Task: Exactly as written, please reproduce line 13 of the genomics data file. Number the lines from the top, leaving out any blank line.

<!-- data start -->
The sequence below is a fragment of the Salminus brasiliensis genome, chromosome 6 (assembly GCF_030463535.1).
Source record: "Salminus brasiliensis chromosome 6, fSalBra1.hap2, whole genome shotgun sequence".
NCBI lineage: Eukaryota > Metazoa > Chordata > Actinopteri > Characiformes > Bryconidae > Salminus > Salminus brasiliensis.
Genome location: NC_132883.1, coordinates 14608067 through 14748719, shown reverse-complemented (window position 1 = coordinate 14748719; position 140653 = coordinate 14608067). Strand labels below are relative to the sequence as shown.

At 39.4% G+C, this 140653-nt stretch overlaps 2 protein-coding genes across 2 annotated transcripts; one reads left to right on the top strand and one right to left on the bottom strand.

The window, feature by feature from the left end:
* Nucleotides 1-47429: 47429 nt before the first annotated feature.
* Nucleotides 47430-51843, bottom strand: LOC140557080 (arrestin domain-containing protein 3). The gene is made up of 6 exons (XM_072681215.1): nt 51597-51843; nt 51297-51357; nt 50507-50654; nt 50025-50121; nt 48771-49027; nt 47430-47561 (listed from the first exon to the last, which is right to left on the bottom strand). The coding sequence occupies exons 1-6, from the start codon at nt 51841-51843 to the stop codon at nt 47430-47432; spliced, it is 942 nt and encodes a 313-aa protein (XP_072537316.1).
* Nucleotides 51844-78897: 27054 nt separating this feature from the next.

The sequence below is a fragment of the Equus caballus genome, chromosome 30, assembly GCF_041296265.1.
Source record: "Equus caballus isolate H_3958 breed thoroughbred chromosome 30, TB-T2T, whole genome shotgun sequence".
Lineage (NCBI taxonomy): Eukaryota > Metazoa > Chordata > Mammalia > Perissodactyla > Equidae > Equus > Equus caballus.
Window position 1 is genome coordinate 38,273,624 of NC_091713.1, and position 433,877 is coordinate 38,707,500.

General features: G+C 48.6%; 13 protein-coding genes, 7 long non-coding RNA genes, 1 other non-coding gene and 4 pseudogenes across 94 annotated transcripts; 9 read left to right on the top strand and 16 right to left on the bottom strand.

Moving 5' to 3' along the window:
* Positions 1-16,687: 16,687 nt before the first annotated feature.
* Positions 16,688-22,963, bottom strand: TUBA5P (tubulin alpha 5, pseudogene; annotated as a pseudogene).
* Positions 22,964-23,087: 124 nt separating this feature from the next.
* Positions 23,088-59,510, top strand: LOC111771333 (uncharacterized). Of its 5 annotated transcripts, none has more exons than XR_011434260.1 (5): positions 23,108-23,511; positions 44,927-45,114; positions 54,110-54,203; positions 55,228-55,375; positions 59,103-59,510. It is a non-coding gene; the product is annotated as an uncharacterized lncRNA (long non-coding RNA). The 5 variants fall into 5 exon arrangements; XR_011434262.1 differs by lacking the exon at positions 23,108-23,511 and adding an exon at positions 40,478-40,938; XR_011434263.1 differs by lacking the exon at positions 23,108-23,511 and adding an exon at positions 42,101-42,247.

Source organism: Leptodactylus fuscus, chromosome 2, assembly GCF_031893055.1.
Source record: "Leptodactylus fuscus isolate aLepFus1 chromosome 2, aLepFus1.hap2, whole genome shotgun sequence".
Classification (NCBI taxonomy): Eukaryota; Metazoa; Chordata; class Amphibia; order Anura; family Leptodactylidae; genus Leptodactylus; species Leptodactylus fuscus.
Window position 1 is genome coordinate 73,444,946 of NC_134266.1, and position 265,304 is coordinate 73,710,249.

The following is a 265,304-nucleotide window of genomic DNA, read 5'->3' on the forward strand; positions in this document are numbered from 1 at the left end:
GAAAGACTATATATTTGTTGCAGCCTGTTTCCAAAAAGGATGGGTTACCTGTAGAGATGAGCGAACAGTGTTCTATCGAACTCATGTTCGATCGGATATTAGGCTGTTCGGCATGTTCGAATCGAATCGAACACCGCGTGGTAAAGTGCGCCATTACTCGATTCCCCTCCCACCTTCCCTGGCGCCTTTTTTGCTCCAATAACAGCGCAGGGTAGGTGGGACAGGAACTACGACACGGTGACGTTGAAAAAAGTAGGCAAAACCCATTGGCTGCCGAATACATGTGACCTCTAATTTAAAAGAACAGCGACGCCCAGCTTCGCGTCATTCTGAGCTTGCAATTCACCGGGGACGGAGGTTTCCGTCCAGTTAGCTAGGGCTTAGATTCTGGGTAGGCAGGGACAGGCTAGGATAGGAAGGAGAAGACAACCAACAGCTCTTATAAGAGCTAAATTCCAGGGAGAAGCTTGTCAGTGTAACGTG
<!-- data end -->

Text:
Window position 1 is genome coordinate 38,273,624 of NC_091713.1, and position 433,877 is coordinate 38,707,500.